11. #11 doug mcl
    March 2, 2010

    question for the community. Does it appear that the great quakes along the Nazca subduction zone are trending towards the north? If so, then the next big stress relief event might be much closer to Santiago, some number of decades from now.

  12. #12 fbj
    March 2, 2010

    Very nice Sakurajima movie! It’s a pity Mt Pinatubo
    didn’t wait 19 more years. The media coverage is so
    much better now :)

  13. #13 Passerby
    March 2, 2010

    Scientists say tsunami models should be tested.
    APNews, 01Mar.

    Talking Points:
    -The South American coast has few monitoring points than does the US Coast, particularly in the north, near Alaska.
    – ‘Had he been asked a week ago whether a magnitude 8.8 earthquake in Chile would cause a destructive tsunami in Hawaii, “I would have said, ‘Unquestionably. It’s going to be a bad scene,”‘ (Gerard Fryer, a geophysicist at the Pacific Tsunami Warning Center in Hawaii, former faculty UH)

    – Two models in use at the NOAA Pacific Ocean Tsunami Center (http://nctr.pmel.noaa.gov/) underestimated wave strength. While the models over-estimated wave strength and dwell interval, scientists point to model data inputs error in estimated quake and overlying coastal waters depth, approx 100 km from shore.
    – Modeling wave energy dissipation is computationally expensive and therefore, ignored at present. Modeling wave interval period is difficult if the model inputs are incorrect.

    Pacific Ocean ‘like a shaken bath’, says tsunami expert.
    AAP, 28February 28

    Other national tsunami warning centers were also very cautious in their issues warnings for coastal seas and ‘built’ environments.

    ‘Mr Hainsworth (scientist at JATWC) said Australia’s distance from Chile would not matter when tsunami conditions arrived. “We’re not expecting to see significant areas of land inundated (but) it could happen locally because of the shape of a bay or estuary or headland,” he said.’

    Australian Tsunami Warning System.
    http://www.bom.gov.au/tsunami/about_atws.shtml

    Australian Gov’t/Geosciences Australia, tsunami model can be found by searching for the following web page:
    ANUGA – hydrodynamic inundation modelling

    The JATWC used estimated wave arrival times and descriptions of recreation/boating and ‘rubbernecking’ risks, avoiding wave height estimates in the series of warnings issues following the Chile 8.8 earthquake.

  14. #14 mike
    March 2, 2010

    I live on the Gold Coast in Queensland Australia. We heard a tsunami warning that the tsunami would arrive around 815 a.m. By 930 nothing had happened so like a lot of other people around here I figured it was all over and went surfing. At about 1030 while out in the water I noticed a sudden surge in current activity which I later learned was the remains of the tsunami – the prediction of arrival time had been way off due to the effect of the outgoing tide which slowed it down. In the future I hope the predictions are more accurate.

  15. #15 Passerby
    March 2, 2010

    The outgoing tide wouldn’t have delayed tsunami waves, but it would have changed shallow water depth and hence available water mass along coastal shelves, harbors and bays. Guessing that you may not have been aware of the initial wave due to tidal effects and saw the second, larger wave arrive, instead.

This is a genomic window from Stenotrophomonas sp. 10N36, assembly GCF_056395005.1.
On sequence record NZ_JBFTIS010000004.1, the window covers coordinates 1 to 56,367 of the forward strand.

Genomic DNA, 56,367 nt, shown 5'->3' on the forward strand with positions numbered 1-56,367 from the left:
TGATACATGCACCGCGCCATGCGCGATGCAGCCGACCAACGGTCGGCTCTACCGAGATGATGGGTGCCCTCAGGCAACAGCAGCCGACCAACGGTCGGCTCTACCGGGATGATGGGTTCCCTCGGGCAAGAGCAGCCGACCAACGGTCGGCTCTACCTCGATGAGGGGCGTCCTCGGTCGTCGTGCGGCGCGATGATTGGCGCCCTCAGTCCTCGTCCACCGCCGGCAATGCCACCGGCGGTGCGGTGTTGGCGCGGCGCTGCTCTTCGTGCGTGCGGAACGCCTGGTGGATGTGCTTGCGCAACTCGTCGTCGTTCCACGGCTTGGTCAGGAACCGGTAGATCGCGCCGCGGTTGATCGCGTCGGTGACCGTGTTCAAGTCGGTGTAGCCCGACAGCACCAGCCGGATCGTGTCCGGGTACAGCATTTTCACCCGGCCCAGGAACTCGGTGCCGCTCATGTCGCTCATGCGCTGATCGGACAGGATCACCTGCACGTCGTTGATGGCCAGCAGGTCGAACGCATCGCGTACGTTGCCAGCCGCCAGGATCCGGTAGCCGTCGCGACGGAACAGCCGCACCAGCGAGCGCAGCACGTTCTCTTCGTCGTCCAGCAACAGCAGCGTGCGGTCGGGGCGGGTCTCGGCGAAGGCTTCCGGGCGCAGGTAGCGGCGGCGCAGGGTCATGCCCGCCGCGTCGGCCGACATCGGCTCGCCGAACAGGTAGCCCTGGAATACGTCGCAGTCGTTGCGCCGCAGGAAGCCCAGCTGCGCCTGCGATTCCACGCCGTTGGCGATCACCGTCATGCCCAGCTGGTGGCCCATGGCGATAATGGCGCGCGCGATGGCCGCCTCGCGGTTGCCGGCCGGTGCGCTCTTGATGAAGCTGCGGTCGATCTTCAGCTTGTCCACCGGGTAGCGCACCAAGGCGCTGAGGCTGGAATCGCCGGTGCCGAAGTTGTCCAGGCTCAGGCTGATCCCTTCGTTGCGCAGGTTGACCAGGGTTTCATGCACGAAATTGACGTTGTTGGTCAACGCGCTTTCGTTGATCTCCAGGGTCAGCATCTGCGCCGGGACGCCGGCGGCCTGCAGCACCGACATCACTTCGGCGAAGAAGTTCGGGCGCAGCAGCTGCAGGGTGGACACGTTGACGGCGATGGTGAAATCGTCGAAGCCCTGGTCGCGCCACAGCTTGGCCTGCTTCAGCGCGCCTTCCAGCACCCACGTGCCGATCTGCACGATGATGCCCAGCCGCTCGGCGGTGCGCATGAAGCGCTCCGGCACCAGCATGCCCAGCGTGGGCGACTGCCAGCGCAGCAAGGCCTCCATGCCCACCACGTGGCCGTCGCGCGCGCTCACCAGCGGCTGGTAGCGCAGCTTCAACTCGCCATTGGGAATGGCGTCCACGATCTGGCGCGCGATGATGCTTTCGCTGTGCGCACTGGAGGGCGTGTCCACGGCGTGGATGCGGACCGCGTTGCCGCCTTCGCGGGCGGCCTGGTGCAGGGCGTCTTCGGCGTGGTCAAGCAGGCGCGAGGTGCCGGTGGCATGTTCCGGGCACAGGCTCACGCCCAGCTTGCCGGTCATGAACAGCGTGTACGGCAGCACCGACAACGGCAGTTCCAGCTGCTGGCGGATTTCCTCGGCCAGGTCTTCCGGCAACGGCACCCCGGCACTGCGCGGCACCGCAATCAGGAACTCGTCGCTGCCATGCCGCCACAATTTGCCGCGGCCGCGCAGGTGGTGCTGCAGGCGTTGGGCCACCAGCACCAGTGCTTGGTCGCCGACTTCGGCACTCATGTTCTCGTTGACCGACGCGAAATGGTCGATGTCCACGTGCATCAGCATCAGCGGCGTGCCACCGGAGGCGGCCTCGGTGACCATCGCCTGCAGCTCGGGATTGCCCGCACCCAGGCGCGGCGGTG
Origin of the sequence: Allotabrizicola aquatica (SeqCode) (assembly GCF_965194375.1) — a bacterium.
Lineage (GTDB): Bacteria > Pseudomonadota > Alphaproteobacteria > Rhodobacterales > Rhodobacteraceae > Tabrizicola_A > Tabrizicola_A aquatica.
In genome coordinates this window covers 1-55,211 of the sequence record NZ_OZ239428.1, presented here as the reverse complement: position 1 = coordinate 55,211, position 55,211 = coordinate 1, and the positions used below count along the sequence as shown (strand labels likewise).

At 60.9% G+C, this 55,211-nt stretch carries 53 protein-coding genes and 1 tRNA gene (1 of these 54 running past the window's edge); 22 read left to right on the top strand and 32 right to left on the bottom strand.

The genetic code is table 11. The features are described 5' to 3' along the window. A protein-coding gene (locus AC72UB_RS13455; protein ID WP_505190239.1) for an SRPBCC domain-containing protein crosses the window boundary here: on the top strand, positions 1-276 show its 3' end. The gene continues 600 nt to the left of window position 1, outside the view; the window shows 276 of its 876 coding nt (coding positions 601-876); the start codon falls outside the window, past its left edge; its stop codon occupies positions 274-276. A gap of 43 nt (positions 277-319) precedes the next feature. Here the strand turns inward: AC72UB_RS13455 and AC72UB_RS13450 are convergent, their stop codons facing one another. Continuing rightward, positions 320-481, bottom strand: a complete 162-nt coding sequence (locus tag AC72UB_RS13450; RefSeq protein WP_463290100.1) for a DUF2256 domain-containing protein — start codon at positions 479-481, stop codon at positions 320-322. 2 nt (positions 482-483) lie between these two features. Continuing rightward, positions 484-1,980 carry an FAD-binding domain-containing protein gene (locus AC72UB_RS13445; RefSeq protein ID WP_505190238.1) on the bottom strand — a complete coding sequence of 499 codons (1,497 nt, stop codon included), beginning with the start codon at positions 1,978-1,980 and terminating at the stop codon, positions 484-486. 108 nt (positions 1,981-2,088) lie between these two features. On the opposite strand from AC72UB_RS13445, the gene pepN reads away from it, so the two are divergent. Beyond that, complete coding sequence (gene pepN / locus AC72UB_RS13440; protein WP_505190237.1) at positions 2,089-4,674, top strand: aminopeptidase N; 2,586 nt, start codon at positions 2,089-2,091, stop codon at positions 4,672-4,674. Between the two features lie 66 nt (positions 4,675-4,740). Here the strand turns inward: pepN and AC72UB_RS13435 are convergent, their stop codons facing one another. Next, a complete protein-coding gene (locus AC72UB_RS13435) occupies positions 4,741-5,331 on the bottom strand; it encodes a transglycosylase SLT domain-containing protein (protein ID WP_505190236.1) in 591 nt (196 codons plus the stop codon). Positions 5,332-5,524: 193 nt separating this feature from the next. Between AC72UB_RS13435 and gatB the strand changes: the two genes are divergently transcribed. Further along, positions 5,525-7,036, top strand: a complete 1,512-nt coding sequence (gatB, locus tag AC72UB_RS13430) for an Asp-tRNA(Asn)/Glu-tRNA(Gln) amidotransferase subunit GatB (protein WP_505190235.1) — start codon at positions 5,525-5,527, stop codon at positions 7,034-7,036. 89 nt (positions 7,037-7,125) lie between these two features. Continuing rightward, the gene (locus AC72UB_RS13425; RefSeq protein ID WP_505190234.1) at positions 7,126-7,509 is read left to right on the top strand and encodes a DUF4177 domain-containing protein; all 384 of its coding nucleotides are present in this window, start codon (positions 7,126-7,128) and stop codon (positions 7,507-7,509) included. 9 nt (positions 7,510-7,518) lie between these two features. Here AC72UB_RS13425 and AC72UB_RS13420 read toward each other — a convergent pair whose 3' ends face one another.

I briefly considered (a) earth-moon distance (b) spring tide and (c) full moon effects, all present at the end of February. However, models would account for these effects.

    Energy dissipation over distance must have been a factor, perhaps caused by poor early energy propagation that could not be sustained over distance. Large, short-lived tsunami waves are reported to have wiped out small coastal villages in Chile; there would have been little time for residents to respond to warnings. Buildings in these small coastal towns were not built to withstand major wave inundation. Photos posted on the net showed beached larger wooden fishing vessels and piled vehicles against apartment buildings, indicators of local tsunami wave energy.

    Many tsunami models are rather new; we presume they are still undergoing factor adjustments (or learning-algorithm refinement) as event history catalog grows since model inception.

  16. #16 anonymous
    March 3, 2010

    Question: Did this quake make the recurrence of
    http//en.wikipedia.org/wiki/1868_Arica_earthquake more or less likely, more or less destructive, or did the seismic gap mentioned in the article vanish in Southern Peru earthquake in 2000s? Imho, a thing to look into.

  17. #17 MadScientist
    March 3, 2010

    @Passerby: Coastal areas are not necessarily well mapped and no satellite instrument I know of can measure the depth of the water – no, you do the mapping by a variety of techniques including towing sonar fish. For deeper water some areas have been mapped by submarines using their sonar. The vast majority of the oceans remains unmapped though. As for deep sea gauges, there really aren’t all that many of them considering the size of the ocean and such remote gauges tend to report fairly sparsely since they tend to use a public and generally very low bandwith channel on certain satellites (so communication is essentially free for the user).

    The CALIPSO instrument may be able to map very shallow waters if the atmospheric conditions are good, but the coverage is not sufficient to provide good topographical maps.

    At any rate, unless the models have a long history of being correct, the best thing to do is move away if there is a possibility of a tsunami. Very frequently there is barely a rise in the water level, but you sure don’t want to be there if you get a big wave. It may be possible to refine these models using empirical data rather than through more detailed topography – but that would take many decades since the vast majority of quakes do not cause a noticeable tsunami. As for the “need more sensors, need better topography” – that may very well be something in the “not practical” box. Climate predictors always claim they need more of this and that data (and that if they only had more good data they’d get better results – a claim I simply do not believe) but it’s such a huge task to raise the money for any large instrumentation project.